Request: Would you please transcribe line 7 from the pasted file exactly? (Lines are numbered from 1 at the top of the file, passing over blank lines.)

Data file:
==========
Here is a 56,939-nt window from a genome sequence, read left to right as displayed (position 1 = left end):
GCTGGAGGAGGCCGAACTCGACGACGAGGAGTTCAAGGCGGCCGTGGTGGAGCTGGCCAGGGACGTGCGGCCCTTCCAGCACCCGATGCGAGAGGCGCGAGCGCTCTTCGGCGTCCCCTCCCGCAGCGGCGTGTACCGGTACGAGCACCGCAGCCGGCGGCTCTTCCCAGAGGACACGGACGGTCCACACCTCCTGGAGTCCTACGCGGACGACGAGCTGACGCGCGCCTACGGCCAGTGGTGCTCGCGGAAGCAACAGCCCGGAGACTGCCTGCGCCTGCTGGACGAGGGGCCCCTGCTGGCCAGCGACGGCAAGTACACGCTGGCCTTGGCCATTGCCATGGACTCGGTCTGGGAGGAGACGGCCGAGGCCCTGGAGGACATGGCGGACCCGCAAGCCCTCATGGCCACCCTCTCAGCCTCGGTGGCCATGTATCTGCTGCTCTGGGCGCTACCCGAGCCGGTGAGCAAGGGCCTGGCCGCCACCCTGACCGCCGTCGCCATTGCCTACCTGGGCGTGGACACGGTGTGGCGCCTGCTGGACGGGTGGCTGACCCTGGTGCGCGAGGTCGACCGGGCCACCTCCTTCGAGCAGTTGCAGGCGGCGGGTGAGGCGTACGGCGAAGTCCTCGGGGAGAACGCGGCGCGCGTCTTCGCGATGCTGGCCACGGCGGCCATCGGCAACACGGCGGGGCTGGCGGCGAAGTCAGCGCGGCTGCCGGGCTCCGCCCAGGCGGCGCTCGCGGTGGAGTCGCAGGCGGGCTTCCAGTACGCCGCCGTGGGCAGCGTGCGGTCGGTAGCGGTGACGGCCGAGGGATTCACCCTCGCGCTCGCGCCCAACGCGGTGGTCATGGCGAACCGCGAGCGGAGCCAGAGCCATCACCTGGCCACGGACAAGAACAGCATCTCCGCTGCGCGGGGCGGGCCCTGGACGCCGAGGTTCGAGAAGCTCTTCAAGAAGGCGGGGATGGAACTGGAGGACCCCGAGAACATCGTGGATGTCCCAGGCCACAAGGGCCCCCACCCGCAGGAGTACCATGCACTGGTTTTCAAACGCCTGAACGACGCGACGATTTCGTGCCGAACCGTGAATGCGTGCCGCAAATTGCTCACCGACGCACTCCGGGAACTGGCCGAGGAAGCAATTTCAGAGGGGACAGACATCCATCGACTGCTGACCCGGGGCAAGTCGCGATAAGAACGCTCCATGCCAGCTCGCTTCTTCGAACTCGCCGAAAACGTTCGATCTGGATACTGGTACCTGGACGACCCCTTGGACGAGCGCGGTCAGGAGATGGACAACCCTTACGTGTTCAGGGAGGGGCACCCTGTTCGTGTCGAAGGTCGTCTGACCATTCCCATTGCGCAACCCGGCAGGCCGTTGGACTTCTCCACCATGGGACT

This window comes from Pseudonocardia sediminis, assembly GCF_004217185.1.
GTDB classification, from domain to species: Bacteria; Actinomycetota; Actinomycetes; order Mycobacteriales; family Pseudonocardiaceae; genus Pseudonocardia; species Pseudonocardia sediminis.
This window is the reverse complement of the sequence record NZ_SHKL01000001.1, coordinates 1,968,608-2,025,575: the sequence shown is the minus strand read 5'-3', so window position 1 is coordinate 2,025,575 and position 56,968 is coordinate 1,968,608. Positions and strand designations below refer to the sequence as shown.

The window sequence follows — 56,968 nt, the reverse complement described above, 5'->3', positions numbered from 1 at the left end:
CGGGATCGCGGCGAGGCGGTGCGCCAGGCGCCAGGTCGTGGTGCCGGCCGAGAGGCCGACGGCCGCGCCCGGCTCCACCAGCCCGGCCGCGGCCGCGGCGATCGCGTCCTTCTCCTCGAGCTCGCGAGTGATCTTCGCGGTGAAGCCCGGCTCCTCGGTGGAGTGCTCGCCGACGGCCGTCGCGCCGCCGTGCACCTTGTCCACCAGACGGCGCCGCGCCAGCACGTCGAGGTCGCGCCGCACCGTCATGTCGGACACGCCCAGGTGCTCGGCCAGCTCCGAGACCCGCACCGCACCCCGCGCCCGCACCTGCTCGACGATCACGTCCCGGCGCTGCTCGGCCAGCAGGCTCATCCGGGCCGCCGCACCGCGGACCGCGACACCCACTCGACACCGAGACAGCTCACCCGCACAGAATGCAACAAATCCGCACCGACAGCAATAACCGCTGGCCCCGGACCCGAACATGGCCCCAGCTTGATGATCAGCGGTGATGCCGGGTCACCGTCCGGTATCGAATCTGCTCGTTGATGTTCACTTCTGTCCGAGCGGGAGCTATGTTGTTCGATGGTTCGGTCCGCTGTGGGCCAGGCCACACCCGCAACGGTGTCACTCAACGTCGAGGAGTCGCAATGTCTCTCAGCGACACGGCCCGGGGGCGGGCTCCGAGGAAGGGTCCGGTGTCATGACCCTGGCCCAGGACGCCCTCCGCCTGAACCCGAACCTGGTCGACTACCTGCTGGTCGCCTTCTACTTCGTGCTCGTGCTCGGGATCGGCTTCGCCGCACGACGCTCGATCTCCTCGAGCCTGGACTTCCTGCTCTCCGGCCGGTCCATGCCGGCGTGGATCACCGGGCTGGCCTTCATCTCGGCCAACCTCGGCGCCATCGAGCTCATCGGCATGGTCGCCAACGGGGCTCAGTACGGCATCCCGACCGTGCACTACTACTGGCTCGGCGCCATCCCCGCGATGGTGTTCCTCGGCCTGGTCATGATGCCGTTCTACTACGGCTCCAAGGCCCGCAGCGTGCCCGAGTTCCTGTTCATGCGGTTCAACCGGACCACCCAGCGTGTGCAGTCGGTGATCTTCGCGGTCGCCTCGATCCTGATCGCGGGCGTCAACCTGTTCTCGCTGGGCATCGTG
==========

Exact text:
CGGGATCGCGGCGAGGCGGTGCGCCAGGCGCCAGGTCGTGGTGCCGGCCGAGAGGCCGACGGCCGCGCCCGGCTCCACCAGCCCGGCCGCGGCCGCGGCGATCGCGTCCTTCTCCTCGAGCTCGCGAGTGATCTTCGCGGTGAAGCCCGGCTCCTCGGTGGAGTGCTCGCCGACGGCCGTCGCGCCGCCGTGCACCTTGTCCACCAGACGGCGCCGCGCCAGCACGTCGAGGTCGCGCCGCACCGTCATGTCGGACACGCCCAGGTGCTCGGCCAGCTCCGAGACCCGCACCGCACCCCGCGCCCGCACCTGCTCGACGATCACGTCCCGGCGCTGCTCGGCCAGCAGGCTCATCCGGGCCGCCGCACCGCGGACCGCGACACCCACTCGACACCGAGACAGCTCACCCGCACAGAATGCAACAAATCCGCACCGACAGCAATAACCGCTGGCCCCGGACCCGAACATGGCCCCAGCTTGATGATCAGCGGTGATGCCGGGTCACCGTCCGGTATCGAATCTGCTCGTTGATGTTCACTTCTGTCCGAGCGGGAGCTATGTTGTTCGATGGTTCGGTCCGCTGTGGGCCAGGCCACACCCGCAACGGTGTCACTCAACGTCGAGGAGTCGCAATGTCTCTCAGCGACACGGCCCGGGGGCGGGCTCCGAGGAAGGGTCCGGTGTCATGACCCTGGCCCAGGACGCCCTCCGCCTGAACCCGAACCTGGTCGACTACCTGCTGGTCGCCTTCTACTTCGTGCTCGTGCTCGGGATCGGCTTCGCCGCACGACGCTCGATCTCCTCGAGCCTGGACTTCCTGCTCTCCGGCCGGTCCATGCCGGCGTGGATCACCGGGCTGGCCTTCATCTCGGCCAACCTCGGCGCCATCGAGCTCATCGGCATGGTCGCCAACGGGGCTCAGTACGGCATCCCGACCGTGCACTACTACTGGCTCGGCGCCATCCCCGCGATGGTGTTCCTCGGCCTGGTCATGATGCCGTTCTACTACGGCTCCAAGGCCCGCAGCGTGCCCGAGTTCCTGTTCATGCGGTTCAACCGGACCACCCAGCGTGTGCAGTCGGTGATCTTCGCGGTCGCCTCGATCCTGATCGCGGGCGTCAACCTGTTCTCGCTGGGCATCGTG